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MIDLIFE - TIME FOR AN ESTATE PLAN?
Page 2 of 3  (pages 1  2  3)


Advantages of a Revocable Living Trust

  1. Avoid probate.   Without a Revocable Living Trust, your property will have to go through probate proceedings in order for any ownership changes to take place.  [True whether you have a will or not.]  Probate is essentially a lengthy legal process that could take a year or more – and requires your survivors to pay an attorney to handle the matter.   Attorneys are costly – and things can get really expensive if anyone contests the way the estate is to be distributed.  Using a revocable living trust, your estate can be settled in typically in a few months after your death.

  2. Make changes anytime.  You can change your Revocable Living Trust at any time while you are alive.

  3. Preserve your privacy.  The Revocable Living Trust enables your assets to be transferred privately by the trustee that you name – meaning that the distribution of your assets occurs outside of probate court where everything is public record.

  4. Eliminates potential challenges to your estate.  You can specifically disinherit anyone you wish by simply not including them in the distribution of your estate. 

  5. You can establish a professional trustee to manage your assets after your death – and have that trustee pay your heirs a monthly or periodic income from your estate.  You would typically only choose this option if you don’t feel your heirs are responsible people ;o)

There are other good reasons to establish a Revocable Living Trust – but those are the most important in my mind.

The next thing you need to know is how exactly you want to divide up your estate after you die.  You want your home to go to someone, your bank account funds to go to someone, your car to go to someone, etc.  You might have a wife or girlfriend or brothers or sisters or cousins or friends or favorite charities, etc.  Only you can decide who gets what – that is the whole point of this entire exercise … so that the bulk of your estate goes exactly where you want it to!

For a revocable living trust, you will also need to choose a successor trustee – someone you trust who will essentially administer your estate after your death.  This was a difficult decision for me – because all my friends are very busy people … and I didn’t want to burden them with a big obligation after my death.  In other words, I didn’t want my memory to be clouded by how much of a pain in the ass it was to distribute my estate to various parties.   What I did was choose to name the attorney who is handling my revocable living trust as trustee.   This is an expensive thing to do – as this attorney charges $275/hour … but I did ask him to cap his fees, and we were able to agree on an amount equal to a certain percentage of the value of my estate.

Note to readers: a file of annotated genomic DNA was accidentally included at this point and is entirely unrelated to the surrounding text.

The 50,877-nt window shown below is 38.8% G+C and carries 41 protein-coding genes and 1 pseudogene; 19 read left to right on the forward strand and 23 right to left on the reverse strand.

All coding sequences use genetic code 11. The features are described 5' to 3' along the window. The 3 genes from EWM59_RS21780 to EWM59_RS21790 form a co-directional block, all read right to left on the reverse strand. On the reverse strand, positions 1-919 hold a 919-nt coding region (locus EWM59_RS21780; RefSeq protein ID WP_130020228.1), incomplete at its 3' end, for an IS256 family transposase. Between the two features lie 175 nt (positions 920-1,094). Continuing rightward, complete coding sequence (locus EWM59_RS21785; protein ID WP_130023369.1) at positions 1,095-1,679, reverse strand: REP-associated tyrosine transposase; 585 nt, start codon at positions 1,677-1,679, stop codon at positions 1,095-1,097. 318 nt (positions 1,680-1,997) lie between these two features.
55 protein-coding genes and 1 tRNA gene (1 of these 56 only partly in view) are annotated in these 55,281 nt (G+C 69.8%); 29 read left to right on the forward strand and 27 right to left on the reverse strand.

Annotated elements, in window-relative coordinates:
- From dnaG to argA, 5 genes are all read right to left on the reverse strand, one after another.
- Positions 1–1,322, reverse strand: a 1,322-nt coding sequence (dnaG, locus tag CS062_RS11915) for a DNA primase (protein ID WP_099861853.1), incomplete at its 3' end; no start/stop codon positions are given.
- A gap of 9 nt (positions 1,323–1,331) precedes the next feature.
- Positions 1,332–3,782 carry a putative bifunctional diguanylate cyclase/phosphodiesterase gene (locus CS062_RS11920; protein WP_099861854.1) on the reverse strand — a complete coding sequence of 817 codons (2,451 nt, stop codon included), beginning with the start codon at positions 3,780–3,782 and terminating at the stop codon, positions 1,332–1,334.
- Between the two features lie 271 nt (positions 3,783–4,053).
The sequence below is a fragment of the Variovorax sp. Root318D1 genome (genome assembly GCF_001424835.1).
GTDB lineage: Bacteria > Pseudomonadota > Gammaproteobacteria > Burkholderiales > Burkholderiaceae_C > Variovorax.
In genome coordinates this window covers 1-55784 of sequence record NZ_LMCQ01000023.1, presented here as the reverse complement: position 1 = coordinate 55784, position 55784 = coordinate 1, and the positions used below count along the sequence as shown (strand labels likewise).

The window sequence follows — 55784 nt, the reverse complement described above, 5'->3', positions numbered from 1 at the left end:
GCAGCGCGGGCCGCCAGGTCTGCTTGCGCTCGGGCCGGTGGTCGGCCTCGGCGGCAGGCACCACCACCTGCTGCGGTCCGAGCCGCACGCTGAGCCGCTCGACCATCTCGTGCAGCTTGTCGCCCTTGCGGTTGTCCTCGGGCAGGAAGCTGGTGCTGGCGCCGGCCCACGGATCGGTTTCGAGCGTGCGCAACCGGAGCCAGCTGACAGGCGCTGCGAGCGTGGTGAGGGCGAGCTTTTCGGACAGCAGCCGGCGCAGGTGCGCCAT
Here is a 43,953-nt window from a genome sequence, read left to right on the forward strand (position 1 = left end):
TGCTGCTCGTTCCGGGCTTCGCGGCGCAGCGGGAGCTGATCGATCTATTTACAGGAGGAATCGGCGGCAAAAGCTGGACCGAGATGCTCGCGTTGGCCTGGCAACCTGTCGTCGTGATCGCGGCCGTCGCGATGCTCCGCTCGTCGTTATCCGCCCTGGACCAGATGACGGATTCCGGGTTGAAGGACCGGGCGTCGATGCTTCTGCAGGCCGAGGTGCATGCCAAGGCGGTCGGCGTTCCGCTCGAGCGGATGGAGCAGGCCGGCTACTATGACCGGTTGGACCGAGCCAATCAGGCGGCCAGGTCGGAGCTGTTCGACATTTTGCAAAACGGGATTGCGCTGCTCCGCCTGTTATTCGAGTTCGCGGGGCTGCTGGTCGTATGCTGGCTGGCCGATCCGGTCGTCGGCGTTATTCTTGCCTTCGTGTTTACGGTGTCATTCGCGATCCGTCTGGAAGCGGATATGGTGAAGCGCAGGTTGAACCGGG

Speaking of attorneys, you need to choose an attorney to draw up the revocable living trust.  You want to choose wisely here – and be certain that the attorney you work with specializes in estate planning.   Your best bet is to use an attorney that someone you know well recommends … that they have had a good personal experience with.  You also want to have an idea how costly your attorney will be.   The most expensive attorneys are typically the ones that work in large legal firms.  You can often get a better deal from a small law office.   I have been quoted prices for identical work on the establishment of a revocable living trust for as low as $750 at one firm, to $5000 at another large firm.

Once you have done everything I describe above (figure out your estate net worth, determine who you want to leave what to, pick a successor trustee, pick an attorney) then it is time to make the appointment with your new estate planning attorney, and get things started.   The more detail you have with regard to what I’ve described, the faster the entire process will go.  Your estate planning attorney will ask you a lot of questions, and you will need to give him or her a precise listing of everything … including account numbers, institution names/addresses/phones of where those accounts are held, etc.   Your attorney then creates the trust, a “pour-over will” (which wills anything not already in the trust into the trust), and possibly an “advanced healthcare directive” (which I’ll save an explanation of for a different article).   Continued on next page >>>

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